Veiltails – as colorful as Easter eggs

28. March 2024

Easter is just around the corner, it’s getting warmer. Goethe has his Dr. Faust say on his Easter walk: 

“From the ice they are freed, the stream and brook,

By the Spring’s enlivening, lovely look;” (translation by Edgar Alfred Bowring, 1853)

and this also applies to garden ponds. For many, garden pond time is also goldfish time. However, the stocky, large and double-finned breeding forms of goldfish, known as veiltails, are not very suitable for typical garden ponds. They should be kept in special aquariums or ponds where their sensitivities can be taken into consideration. These animals should never be kept in an unheated outdoor tank as long as the water temperature is permanently below 16°C. Zoologically, veiltails are goldfish (Carassius auratus) and therefore tolerate water temperatures between 10 and 30°C. However, most veiltails on sale in the pet trade are bred in tropical regions where the water temperature never falls below 22°C. The fish must be acclimatized to low temperatures. Acclimatization to low temperatures must therefore take place very gradually over several weeks to months. Failure to do so will inevitably result in serious illness. This applies to acclimatized veiltails as to frost-sensitive potted plants such as oleander or orange trees: the winter quarters should be bright and cool, but frost-free.

Properly cared for veiltails get into the breeding mood at Easter time, when the days get longer and warmer. The males are always slimmer and have comparatively larger fins. During the breeding season, they also develop a so-called spawning rash. These are small spots on the gill covers and on the hard ray of the pectoral fin, which at first glance are somewhat reminiscent of white spot disease (Ichthyophthirius), but are completely harmless and normal. The veiltail males often become downright love-struck and pursue a female incessantly – often several at a time. They nudge the adored female in the rear flank area and direct her in the direction of aquatic plant bushes. There the very numerous eggs are spawned and immediately fertilized. Afterwards, goldfish no longer care for their offspring, except to eat the caviar.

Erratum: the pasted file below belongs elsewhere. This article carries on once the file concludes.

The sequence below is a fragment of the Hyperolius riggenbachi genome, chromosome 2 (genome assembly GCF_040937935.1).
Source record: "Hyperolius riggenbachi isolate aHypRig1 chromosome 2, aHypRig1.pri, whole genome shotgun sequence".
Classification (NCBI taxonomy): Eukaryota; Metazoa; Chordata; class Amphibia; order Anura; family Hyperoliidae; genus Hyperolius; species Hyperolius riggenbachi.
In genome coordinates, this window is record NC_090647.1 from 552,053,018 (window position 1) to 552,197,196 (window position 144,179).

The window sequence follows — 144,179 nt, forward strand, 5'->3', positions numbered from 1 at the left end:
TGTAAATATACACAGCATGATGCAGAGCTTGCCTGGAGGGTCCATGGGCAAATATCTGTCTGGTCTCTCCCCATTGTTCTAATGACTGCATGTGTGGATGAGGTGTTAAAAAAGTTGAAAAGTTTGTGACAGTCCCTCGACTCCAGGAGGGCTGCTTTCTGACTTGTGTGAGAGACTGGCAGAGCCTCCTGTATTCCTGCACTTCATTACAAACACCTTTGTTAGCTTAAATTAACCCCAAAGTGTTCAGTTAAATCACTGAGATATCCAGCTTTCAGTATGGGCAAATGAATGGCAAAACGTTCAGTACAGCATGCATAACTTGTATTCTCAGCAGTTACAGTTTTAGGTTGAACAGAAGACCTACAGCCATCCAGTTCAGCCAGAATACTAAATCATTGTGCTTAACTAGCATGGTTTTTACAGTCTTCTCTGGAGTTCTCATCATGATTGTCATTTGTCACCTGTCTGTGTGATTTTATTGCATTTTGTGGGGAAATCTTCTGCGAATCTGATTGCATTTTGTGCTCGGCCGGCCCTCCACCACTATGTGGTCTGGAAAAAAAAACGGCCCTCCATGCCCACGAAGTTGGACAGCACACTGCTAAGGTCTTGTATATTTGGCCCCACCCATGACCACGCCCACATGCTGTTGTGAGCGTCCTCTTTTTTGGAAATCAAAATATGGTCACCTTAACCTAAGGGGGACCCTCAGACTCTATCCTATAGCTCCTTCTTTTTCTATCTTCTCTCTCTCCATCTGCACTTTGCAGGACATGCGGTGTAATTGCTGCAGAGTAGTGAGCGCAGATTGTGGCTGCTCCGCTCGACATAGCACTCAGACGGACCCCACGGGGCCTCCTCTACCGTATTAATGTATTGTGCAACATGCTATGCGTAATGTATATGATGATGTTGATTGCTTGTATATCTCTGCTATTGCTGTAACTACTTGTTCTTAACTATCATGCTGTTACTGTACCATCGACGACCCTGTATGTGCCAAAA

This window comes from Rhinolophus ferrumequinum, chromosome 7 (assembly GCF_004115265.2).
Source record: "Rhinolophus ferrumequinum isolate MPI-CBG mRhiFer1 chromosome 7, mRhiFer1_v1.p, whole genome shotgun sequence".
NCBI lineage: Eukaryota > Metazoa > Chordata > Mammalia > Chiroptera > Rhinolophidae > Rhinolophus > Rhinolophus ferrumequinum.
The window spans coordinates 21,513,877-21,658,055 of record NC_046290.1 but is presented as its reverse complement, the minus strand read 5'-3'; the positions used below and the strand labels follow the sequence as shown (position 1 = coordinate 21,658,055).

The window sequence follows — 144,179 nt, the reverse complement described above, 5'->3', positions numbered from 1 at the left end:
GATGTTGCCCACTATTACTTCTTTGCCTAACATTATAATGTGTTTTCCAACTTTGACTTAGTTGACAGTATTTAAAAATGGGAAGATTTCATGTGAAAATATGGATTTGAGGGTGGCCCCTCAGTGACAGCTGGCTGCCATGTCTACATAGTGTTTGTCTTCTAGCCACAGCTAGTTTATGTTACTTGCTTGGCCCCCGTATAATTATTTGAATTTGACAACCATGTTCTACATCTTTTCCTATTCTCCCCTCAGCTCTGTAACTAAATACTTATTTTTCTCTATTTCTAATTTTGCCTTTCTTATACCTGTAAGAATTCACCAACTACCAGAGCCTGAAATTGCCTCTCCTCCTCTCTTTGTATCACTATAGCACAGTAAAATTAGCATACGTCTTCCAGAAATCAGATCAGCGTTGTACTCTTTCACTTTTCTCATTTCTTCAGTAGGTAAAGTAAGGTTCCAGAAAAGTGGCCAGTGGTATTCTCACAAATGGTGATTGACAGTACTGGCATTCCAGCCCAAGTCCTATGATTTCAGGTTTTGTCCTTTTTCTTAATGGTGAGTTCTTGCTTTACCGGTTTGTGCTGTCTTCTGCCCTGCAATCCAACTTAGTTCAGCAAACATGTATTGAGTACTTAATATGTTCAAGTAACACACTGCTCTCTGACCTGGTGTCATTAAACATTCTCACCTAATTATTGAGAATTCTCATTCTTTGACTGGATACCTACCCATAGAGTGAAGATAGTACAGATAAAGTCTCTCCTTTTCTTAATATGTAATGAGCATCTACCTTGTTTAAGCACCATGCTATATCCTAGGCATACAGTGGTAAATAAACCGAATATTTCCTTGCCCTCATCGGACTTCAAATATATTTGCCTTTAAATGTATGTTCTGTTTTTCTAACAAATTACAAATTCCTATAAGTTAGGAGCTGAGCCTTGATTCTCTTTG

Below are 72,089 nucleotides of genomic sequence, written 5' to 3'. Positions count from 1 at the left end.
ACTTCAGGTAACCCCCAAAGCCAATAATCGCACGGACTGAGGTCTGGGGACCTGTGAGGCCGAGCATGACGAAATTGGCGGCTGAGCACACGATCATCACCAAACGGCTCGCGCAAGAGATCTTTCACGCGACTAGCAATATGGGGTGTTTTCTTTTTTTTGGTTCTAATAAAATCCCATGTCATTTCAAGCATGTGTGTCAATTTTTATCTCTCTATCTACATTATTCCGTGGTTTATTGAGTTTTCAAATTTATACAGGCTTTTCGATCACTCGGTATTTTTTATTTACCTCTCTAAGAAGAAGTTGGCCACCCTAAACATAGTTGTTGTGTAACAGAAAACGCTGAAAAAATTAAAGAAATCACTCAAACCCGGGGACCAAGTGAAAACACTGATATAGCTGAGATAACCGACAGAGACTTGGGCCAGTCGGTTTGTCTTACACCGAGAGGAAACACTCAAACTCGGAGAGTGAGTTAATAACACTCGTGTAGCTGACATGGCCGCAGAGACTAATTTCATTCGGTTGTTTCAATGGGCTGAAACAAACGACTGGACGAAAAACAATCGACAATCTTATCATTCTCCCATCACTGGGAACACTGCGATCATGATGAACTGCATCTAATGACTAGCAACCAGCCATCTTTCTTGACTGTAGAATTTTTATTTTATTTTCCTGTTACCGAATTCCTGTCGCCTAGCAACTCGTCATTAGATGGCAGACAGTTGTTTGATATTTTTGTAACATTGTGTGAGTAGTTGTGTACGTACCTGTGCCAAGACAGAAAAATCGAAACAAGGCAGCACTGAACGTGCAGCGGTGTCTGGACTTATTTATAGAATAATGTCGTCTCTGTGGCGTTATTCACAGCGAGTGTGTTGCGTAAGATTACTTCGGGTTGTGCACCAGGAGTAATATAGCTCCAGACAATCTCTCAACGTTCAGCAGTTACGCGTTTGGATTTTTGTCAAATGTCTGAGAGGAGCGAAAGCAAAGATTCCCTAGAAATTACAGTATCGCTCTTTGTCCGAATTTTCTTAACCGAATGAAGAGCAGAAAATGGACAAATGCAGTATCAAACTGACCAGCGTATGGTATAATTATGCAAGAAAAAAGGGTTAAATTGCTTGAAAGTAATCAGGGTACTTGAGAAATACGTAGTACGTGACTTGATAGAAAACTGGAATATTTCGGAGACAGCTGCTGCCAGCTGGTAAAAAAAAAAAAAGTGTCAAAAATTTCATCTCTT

The veiltails shown here as an example are a sexually mature, 8-10 cm long pair of a white breeding form with red eyes. White goldfish have been around for hundreds of years, but they were not popular in East Asia, as white is considered the color of mourning and death. It was only when goldfish were exported to the West that these color variants became interesting for Asian breeders. When veiltails of the same breed are bred together, the majority of the young are similar to their parents, but many different genes are responsible for fin and color development in goldfish. In hobby breeding, where only a tiny fraction of the several hundred eggs – even thousands in the case of large animals – are reared for reasons of space, selection often takes place unconsciously. This is because the most robust and fast-growing specimens have an advantage here and these rarely correspond to the ideal image of the breed. The situation is different for professional breeders. There, as many of the offspring as possible are reared to a certain size, in which the traits are clearly recognizable. Only then are animals with particularly desirable traits selected. This is why veiltails are only sold from a size of 4-5 cm.

For our customers: Mixed veiltails (“Oranda”) in the size 8-10 cm have code 812005 on our stock list. Please note that we only supply the wholesale trade.

Text & photos: Frank Schäfer